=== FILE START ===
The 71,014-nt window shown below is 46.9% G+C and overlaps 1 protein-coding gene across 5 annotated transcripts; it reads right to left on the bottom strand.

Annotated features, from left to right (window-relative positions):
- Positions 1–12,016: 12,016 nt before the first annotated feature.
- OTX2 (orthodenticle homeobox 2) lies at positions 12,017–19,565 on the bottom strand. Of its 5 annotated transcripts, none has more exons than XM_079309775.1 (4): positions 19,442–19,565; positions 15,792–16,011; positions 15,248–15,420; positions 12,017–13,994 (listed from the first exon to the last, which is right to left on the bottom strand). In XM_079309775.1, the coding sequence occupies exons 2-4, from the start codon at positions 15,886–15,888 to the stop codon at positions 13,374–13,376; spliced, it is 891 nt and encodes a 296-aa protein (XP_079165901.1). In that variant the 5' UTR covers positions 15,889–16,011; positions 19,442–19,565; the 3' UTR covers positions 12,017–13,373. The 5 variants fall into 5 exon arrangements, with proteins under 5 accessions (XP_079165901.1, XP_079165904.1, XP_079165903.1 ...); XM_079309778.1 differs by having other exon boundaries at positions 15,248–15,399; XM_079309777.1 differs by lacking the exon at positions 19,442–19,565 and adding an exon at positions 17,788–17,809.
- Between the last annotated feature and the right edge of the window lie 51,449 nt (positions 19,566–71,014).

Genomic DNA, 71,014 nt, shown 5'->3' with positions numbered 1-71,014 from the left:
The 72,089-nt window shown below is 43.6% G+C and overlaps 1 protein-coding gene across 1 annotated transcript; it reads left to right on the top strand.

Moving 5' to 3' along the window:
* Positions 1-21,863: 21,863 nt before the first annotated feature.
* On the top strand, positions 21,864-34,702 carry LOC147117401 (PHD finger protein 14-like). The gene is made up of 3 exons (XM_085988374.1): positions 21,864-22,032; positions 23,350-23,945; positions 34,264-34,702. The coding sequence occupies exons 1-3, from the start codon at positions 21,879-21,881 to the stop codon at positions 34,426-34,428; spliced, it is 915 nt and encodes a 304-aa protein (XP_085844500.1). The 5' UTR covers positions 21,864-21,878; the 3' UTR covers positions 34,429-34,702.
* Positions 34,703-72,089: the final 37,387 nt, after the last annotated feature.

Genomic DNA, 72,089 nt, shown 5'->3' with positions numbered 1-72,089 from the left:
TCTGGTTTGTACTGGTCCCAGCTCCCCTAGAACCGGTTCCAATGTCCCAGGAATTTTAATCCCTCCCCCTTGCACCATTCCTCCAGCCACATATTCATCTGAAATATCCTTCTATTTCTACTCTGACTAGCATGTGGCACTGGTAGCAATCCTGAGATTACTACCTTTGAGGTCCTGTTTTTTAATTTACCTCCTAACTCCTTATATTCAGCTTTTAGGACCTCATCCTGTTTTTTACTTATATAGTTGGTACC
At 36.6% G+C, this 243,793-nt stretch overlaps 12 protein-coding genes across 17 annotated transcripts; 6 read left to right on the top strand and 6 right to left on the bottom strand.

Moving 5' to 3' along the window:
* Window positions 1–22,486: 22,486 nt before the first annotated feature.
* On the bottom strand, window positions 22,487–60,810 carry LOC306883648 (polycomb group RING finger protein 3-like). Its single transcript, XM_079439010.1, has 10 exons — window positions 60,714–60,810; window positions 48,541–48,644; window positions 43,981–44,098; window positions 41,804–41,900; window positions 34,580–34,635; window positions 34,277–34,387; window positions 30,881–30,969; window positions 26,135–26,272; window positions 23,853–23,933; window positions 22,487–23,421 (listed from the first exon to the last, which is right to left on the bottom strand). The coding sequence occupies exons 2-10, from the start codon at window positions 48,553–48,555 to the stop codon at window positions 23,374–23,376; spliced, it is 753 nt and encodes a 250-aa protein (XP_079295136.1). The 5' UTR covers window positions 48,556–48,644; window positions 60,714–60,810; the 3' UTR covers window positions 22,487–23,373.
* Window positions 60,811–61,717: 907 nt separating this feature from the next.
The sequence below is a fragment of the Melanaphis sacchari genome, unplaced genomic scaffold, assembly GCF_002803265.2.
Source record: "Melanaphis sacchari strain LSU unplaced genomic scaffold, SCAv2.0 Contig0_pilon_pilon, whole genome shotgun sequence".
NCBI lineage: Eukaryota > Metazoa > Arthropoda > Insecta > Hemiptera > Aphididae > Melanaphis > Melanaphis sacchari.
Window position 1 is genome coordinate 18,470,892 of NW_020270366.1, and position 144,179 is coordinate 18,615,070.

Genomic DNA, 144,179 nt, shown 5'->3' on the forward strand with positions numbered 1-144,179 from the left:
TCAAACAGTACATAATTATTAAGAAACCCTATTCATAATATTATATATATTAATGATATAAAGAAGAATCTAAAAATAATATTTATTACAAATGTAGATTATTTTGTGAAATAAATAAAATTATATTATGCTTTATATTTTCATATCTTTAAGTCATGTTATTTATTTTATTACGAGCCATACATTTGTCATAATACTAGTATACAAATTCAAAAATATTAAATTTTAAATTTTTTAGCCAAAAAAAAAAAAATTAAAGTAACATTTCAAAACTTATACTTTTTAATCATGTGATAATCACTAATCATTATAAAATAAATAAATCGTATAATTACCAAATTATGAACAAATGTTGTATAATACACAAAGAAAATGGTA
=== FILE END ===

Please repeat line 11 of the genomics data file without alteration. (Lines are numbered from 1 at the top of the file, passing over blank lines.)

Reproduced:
* Positions 34,703-72,089: the final 37,387 nt, after the last annotated feature.